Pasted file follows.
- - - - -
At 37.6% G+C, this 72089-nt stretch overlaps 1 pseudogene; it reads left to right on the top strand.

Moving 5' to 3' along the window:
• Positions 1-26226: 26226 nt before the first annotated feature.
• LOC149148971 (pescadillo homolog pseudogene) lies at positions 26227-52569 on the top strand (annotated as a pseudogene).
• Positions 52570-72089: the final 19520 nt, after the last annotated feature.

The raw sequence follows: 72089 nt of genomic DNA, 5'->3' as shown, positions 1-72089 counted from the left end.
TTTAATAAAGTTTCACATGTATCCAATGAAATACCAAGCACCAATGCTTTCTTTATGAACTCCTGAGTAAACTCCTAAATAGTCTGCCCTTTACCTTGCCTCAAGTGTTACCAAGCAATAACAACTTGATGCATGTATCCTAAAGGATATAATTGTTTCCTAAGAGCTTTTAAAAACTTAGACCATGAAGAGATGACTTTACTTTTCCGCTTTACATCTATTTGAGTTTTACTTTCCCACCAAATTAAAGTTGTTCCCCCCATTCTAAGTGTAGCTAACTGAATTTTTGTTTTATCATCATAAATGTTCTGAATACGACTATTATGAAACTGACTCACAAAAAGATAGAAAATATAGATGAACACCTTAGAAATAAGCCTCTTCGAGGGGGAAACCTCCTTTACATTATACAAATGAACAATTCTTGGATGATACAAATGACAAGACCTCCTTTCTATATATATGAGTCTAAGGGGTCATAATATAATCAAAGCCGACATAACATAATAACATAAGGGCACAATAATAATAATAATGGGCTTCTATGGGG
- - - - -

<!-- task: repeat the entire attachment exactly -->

At 37.6% G+C, this 72089-nt stretch overlaps 1 pseudogene; it reads left to right on the top strand.

Moving 5' to 3' along the window:
• Positions 1-26226: 26226 nt before the first annotated feature.
• LOC149148971 (pescadillo homolog pseudogene) lies at positions 26227-52569 on the top strand (annotated as a pseudogene).
• Positions 52570-72089: the final 19520 nt, after the last annotated feature.

The raw sequence follows: 72089 nt of genomic DNA, 5'->3' as shown, positions 1-72089 counted from the left end.
TTTAATAAAGTTTCACATGTATCCAATGAAATACCAAGCACCAATGCTTTCTTTATGAACTCCTGAGTAAACTCCTAAATAGTCTGCCCTTTACCTTGCCTCAAGTGTTACCAAGCAATAACAACTTGATGCATGTATCCTAAAGGATATAATTGTTTCCTAAGAGCTTTTAAAAACTTAGACCATGAAGAGATGACTTTACTTTTCCGCTTTACATCTATTTGAGTTTTACTTTCCCACCAAATTAAAGTTGTTCCCCCCATTCTAAGTGTAGCTAACTGAATTTTTGTTTTATCATCATAAATGTTCTGAATACGACTATTATGAAACTGACTCACAAAAAGATAGAAAATATAGATGAACACCTTAGAAATAAGCCTCTTCGAGGGGGAAACCTCCTTTACATTATACAAATGAACAATTCTTGGATGATACAAATGACAAGACCTCCTTTCTATATATATGAGTCTAAGGGGTCATAATATAATCAAAGCCGACATAACATAATAACATAAGGGCACAATAATAATAATAATGGGCTTCTATGGGG